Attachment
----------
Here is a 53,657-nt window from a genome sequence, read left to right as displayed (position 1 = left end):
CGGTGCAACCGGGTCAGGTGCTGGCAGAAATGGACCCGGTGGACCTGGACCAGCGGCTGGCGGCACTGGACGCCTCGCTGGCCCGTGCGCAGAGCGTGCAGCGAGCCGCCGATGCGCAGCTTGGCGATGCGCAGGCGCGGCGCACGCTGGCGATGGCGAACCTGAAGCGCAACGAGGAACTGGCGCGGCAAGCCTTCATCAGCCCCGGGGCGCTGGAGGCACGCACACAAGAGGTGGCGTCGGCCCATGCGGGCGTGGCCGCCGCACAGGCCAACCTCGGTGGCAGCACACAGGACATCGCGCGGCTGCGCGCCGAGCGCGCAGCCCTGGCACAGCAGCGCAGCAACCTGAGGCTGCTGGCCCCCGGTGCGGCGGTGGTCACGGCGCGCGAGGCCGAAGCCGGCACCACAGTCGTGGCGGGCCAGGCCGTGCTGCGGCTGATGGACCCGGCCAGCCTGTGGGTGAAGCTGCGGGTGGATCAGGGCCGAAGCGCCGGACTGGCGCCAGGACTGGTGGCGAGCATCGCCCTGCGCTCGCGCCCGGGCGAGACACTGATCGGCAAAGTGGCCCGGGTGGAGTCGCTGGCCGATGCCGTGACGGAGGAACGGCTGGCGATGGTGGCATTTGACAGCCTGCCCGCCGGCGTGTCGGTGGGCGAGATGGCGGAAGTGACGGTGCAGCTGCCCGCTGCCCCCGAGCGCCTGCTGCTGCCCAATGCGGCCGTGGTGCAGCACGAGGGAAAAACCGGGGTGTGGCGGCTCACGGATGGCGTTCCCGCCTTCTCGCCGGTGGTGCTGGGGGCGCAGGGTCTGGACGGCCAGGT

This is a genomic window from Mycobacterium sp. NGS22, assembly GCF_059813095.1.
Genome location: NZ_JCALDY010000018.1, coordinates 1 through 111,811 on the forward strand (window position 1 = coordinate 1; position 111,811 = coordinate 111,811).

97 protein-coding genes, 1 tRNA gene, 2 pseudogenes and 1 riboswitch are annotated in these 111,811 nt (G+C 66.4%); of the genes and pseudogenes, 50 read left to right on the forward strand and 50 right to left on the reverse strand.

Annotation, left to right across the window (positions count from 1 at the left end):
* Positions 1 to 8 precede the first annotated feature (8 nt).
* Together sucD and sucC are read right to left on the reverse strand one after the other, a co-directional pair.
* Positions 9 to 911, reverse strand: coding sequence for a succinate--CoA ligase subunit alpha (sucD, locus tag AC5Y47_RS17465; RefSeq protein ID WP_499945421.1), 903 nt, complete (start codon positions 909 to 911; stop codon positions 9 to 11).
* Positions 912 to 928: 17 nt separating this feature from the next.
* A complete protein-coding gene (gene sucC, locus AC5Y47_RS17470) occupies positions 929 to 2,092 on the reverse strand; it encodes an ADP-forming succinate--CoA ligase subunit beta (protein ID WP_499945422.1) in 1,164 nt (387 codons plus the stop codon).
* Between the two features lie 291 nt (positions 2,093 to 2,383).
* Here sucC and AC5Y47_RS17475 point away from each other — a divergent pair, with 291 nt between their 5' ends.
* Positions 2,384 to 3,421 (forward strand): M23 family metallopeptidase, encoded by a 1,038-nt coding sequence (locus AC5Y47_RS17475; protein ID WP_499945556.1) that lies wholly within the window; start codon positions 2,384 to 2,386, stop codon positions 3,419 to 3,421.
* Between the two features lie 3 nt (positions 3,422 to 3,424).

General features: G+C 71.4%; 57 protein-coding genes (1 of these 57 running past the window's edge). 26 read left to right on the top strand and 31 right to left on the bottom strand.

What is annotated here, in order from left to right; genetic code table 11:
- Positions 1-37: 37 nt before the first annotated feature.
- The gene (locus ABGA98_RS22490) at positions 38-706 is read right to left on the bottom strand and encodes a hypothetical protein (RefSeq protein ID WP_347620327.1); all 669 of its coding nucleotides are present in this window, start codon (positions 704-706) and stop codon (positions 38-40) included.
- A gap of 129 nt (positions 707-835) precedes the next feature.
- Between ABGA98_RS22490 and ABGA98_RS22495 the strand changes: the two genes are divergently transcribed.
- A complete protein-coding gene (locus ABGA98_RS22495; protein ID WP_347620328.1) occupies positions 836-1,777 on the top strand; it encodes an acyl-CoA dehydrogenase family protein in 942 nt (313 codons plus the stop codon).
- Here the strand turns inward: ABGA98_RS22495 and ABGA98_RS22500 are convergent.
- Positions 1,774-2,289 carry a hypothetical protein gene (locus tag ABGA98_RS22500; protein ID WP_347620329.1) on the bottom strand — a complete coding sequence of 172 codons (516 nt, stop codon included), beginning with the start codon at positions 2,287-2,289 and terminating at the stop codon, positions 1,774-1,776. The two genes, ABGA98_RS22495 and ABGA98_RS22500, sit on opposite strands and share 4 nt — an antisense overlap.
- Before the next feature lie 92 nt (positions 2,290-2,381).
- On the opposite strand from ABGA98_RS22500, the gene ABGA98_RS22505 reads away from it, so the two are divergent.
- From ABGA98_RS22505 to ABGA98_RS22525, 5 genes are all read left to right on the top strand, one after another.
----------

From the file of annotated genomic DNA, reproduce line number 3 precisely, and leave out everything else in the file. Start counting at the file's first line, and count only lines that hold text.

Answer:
This is a genomic window from Mycobacterium sp. NGS22, assembly GCF_059813095.1.